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A Silent and Violent Epidemic Is Related to the Economic Crisis

By Carol Forsloff     Jun 18, 2009 in Crime
The saddest types of stories are about those who can’t cope economically and commit suicide. The silent epidemic is a growing problem that must be addressed, experts say.
In late 2005 my former secretary died, and her body wasn’t found for more than a day later. I had moved from Hawaii to Louisiana after the company I managed transitioned to new quarters, reorganized and had subcontractors without the need for administrative support full time. So I wasn’t there to help, as I had done before when she had a crisis. The secretary had been terminated by the company after I retired. She was 66 years old at the time and had become disabled, with partial seeing and hearing as well as mobility problems. The company had provided accommodation for her so she did routine meeting and greeting of clients and little paper work. After she lost her job, and her unemployment funds ended, she stopped eating and seeing her doctor, and died alone in her chair in an apartment. Without funds or recourse, she simply stopped living. Her social security retirement of a little over $900/month was too small to live on. Her situation is an example of what is happening now during the recession in many parts of the world.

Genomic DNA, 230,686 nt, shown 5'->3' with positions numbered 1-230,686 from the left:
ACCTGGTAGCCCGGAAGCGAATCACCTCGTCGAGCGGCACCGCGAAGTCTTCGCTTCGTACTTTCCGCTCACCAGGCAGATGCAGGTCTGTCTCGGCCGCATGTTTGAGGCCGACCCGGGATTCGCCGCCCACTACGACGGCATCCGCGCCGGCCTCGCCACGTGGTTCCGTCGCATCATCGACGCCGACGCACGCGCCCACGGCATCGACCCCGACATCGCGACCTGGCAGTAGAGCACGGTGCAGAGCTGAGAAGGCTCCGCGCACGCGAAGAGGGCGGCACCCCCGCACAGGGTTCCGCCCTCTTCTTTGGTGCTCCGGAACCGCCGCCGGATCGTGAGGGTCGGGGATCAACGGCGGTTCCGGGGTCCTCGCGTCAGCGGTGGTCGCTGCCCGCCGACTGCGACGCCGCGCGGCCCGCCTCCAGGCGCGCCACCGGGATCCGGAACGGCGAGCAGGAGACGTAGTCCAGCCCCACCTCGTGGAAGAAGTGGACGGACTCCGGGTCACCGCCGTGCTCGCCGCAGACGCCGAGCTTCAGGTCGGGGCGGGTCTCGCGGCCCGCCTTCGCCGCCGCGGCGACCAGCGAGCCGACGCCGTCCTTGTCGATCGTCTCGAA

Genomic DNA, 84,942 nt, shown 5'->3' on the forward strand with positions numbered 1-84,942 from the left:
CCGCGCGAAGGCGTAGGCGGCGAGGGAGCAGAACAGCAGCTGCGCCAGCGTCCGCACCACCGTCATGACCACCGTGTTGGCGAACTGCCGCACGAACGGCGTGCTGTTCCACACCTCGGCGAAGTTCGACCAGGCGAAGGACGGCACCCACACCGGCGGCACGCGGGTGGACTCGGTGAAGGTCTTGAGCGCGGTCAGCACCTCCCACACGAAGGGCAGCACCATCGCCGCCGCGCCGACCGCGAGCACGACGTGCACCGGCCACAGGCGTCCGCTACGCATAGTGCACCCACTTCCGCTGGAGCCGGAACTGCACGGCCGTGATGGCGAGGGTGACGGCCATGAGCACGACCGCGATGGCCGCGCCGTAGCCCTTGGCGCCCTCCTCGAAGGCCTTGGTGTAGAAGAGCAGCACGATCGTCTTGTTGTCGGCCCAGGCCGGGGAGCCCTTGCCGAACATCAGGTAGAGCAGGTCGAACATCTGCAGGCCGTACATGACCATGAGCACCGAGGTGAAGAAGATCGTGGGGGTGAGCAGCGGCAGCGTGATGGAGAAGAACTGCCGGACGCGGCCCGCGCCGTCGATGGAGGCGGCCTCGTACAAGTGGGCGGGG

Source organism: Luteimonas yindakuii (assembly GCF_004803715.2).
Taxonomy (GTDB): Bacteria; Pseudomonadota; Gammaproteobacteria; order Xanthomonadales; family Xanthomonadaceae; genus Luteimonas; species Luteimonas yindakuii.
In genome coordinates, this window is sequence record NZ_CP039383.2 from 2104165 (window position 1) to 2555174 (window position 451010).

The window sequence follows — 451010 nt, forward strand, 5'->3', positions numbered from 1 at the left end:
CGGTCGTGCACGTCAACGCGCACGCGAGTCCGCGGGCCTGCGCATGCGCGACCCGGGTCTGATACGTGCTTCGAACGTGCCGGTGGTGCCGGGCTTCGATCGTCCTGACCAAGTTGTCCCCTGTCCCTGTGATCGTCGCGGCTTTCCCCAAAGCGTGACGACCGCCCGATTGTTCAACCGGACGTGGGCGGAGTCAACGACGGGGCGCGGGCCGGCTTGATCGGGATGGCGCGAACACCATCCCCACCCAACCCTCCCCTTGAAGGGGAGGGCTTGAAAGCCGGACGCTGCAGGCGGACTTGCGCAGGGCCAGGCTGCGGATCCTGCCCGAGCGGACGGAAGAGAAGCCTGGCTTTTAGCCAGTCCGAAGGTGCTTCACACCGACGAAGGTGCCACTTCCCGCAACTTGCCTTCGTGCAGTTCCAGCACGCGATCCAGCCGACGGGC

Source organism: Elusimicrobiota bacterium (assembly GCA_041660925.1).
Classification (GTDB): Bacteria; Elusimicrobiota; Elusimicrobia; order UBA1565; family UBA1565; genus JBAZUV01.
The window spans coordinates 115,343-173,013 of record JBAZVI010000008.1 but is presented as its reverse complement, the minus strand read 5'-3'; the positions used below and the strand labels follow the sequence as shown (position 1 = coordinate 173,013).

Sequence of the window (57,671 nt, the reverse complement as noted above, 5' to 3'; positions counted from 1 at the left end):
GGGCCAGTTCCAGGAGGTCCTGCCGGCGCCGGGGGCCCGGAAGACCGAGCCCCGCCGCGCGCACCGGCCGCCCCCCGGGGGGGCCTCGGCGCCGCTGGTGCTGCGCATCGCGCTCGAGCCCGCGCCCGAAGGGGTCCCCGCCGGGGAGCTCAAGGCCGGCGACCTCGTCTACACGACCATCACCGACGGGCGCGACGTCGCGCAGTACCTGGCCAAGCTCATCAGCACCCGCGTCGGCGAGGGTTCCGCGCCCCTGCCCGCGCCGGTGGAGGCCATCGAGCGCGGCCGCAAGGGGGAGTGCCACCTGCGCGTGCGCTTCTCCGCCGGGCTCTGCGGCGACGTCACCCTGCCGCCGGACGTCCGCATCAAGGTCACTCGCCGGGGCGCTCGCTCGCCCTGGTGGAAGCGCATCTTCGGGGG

Some people who can’t meet their financial obligations in these difficult economic times and elect to commit suicide, in one fashion or another. Mother Jones tells of a number of individuals, who, unable to meet financial needs simply kill themselves. These folk are reported to simply be overwhelmed with stress and depression and elect to solve their financial problems by suicide.
Cities that make socialization difficult because of geography or transportation issues and with a pattern of growth that breaks down relationships are seen by some experts to increase the sense of social isolation, loneliness and low social cohesion some people feel. This combined with economic problems can create a situation for suicide. One authority points to Las Vegas as an example of this phenomenon.
Social problems of all kinds increase during recessions. During times of economic stress when people are feeling desperate, people are more likely to kill themselves or others. Authorities have found correlations between economic stresses and downturns and increase not only in suicides but also in heart attacks, domestic violence, child abuse and murder. This isn’t happening in just the United States, as newspapers in Germany and Japan report similar findings. News from Japan declares suicides are skyrocketing.
Those who want to cut funding for social service programs while the recession is hitting hard might consider the statistics on suicide.
More about Epdemic, Economic crisis, Suicide
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